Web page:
Proteasome Inhibitors

Proteasomes are large (2.4 Mega Dalton) multi-subunit protein complexes functioning as the "garbage can" of the cell at the last step of the Ubiquitin Proteasome protein quality control pathway. The 26S proteasome is a highly conserved protein degradation machine that consists of the 20S proteasome core unit and 19S regulatory particles at either end of the core. The primary function of the core 20S particle is to degrade improperly folded or damaged proteins by proteolysis using energy from ATP hydrolysis. Structurally, the proteasome is a cylindrical unit containing a "core" of four stacked rings forming a central pore (20S). Each ring is made up of seven individual protein subunits. The inner two rings are made of seven β subunits that contain three to seven protease active sites. Three distinct catalytic activities have been identified in the purified 20S complex: chymotrypsin-like, trypsin-like and peptidyl glutamyl-peptide hydrolyzing. These sites are located on the interior surface of the rings, which means that a target protein has to be partially/completely unfolded to enter the central pore before it is degraded. Each of the outer two rings contains seven α subunits whose function is to maintain a "gate" through which proteins enter the barrel. These α-subunits are controlled by binding to "cap" structures or regulatory particles (19S) that recognize poly-ubiquitin tags attached to protein substrates and initiate the degradation process by removing the ubiquitin tags from the substrate and unfolding the structure so that it can be threaded through the narrow central pore (pore entrance 13 angstrom wide and center around 53 angstrom wide). The 19S regulatory cap consists of 19 proteins divisible into two subassemblies, a 9-subunit base that binds directly to the α-ring of the 20S core particle, and a 10-subunit lid. Six of the nine base proteins are ATPase subunits belonging to the AAA (ATPases Associated with diverse cellular Activities) family. Binding of the C-terminal ends of the ATPases of the 19S base with the 20S pockets stimulates opening of the gate that blocks the entry of substrates into the degradation chamber in the 20S just like a key turns a lock to open a door.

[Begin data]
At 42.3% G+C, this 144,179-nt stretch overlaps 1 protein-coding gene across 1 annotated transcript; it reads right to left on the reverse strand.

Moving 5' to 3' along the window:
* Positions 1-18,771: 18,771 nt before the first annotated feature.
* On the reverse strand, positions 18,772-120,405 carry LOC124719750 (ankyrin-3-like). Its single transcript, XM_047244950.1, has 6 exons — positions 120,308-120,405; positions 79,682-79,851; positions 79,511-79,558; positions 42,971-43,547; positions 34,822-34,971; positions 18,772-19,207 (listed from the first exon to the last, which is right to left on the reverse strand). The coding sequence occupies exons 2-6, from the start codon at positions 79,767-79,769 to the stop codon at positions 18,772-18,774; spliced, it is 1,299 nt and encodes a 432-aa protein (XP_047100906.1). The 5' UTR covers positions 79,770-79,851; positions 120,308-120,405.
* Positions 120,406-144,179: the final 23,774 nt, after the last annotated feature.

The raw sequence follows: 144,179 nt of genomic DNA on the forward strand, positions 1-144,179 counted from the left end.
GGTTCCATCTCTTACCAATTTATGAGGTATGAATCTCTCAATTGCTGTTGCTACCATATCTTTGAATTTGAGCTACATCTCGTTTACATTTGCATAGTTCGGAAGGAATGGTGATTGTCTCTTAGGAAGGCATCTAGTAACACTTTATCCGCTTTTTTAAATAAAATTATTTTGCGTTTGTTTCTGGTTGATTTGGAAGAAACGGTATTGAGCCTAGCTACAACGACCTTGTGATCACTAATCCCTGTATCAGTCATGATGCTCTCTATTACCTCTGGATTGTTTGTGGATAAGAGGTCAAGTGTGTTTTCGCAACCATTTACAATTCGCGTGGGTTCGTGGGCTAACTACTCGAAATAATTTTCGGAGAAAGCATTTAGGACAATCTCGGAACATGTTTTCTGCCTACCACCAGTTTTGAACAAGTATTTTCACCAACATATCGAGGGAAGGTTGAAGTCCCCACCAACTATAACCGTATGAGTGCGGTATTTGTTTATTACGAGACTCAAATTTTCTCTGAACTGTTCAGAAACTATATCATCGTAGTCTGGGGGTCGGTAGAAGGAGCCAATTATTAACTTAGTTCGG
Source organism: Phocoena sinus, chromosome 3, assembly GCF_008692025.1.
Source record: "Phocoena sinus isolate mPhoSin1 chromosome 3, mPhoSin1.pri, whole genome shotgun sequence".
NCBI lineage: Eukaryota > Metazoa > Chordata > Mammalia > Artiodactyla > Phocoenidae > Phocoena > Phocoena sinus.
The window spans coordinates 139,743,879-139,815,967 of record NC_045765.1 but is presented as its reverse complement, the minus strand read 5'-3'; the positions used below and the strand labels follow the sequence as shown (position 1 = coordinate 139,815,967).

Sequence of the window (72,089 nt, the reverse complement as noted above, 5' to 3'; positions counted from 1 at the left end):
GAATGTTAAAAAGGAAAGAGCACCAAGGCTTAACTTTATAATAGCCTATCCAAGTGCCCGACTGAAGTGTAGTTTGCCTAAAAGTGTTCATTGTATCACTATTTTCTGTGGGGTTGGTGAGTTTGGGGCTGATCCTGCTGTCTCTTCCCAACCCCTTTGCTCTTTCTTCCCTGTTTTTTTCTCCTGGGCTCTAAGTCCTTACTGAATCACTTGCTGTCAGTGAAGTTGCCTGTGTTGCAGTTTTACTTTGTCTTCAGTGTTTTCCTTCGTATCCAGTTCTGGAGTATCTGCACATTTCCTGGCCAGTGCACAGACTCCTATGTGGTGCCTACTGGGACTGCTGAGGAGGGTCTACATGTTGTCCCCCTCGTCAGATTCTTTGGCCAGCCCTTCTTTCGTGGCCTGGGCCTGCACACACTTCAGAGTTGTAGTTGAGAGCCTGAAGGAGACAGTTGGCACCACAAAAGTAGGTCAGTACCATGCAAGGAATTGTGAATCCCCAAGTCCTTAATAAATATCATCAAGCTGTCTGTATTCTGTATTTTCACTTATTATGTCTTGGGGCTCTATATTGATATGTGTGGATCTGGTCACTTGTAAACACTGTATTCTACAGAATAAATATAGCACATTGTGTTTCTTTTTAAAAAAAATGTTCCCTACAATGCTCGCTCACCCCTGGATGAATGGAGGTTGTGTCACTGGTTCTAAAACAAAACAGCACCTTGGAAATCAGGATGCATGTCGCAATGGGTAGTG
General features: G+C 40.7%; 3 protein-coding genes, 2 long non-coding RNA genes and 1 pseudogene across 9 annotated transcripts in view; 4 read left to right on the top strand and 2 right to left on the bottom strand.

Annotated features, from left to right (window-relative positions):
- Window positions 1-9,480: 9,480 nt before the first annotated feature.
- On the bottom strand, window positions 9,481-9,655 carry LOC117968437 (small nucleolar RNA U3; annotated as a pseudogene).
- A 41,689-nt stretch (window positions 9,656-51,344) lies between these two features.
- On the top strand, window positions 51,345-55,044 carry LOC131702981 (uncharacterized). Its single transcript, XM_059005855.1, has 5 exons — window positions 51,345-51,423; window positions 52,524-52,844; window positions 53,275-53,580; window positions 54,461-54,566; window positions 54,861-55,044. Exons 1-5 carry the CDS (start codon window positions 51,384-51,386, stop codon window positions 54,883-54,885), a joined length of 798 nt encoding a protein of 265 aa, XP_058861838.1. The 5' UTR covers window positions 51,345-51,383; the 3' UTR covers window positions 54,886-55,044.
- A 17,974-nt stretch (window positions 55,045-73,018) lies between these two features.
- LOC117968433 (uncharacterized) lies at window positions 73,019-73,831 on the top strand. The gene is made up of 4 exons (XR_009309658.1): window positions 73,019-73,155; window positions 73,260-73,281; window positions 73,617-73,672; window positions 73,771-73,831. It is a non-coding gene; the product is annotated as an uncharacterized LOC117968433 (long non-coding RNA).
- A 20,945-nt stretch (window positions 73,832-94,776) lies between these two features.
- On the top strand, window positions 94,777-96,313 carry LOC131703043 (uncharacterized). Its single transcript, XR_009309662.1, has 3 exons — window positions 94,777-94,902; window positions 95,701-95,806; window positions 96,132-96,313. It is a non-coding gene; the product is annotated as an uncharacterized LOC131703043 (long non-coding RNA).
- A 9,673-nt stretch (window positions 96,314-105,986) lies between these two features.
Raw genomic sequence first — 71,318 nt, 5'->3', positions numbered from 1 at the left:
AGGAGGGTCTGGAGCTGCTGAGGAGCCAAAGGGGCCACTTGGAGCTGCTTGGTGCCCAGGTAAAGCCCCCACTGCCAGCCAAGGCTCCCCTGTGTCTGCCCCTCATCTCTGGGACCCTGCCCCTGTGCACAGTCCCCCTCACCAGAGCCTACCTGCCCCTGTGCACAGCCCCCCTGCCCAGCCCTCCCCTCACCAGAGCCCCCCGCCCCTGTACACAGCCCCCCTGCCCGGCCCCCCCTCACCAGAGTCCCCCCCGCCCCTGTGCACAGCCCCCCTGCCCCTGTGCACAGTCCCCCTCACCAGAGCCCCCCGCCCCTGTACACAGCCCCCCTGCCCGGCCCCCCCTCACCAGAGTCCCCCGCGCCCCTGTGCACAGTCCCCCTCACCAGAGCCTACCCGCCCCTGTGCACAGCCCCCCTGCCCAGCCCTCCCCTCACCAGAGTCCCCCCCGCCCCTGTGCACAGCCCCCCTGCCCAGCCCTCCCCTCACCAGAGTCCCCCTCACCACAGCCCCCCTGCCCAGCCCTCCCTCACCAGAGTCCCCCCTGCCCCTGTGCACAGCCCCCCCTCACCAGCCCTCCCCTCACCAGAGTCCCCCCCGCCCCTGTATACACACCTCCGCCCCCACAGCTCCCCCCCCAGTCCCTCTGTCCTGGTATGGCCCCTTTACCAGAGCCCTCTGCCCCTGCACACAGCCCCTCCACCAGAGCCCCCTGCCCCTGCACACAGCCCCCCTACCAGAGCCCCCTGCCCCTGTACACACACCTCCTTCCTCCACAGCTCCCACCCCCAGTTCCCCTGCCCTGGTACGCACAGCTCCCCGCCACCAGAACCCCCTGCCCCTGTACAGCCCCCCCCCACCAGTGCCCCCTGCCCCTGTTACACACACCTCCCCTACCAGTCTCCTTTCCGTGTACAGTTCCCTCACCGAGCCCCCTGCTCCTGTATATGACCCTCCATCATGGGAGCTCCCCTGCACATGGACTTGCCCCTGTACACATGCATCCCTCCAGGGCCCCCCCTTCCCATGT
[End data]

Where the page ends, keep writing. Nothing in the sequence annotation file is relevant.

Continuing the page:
Proteasome inhibitors are small molecules or drugs that block the function of the proteasome and thus stop protein degradation. Several groups of proteasome inhibitors typically classified according to the mechanism of action have been developed and are being widely used as research tools to investigate the role of the ubiquitin-proteasome pathway in various cellular processes including but not limited to antigen presentation, drug metabolism, aging, oxidative stress etc. Developing an understanding of cellular responses in normal (proteasome-active) and pathophysiological conditions (proteasome function inhibited leading to accumulation of protein load) can be instrumental in finding cures for a large number of human diseases. In fact Bortezomib (PS-341) and Carfilzomib which are proteasome inhibitors are now approved by the FDA for treatment of multiple myeloma. BioVision offers a large number of proteasome inhibitors in their product portfolio including Epoxomicin, Lactacystin, MG-132 and PS-341.


Proteasome Inhibitors Products

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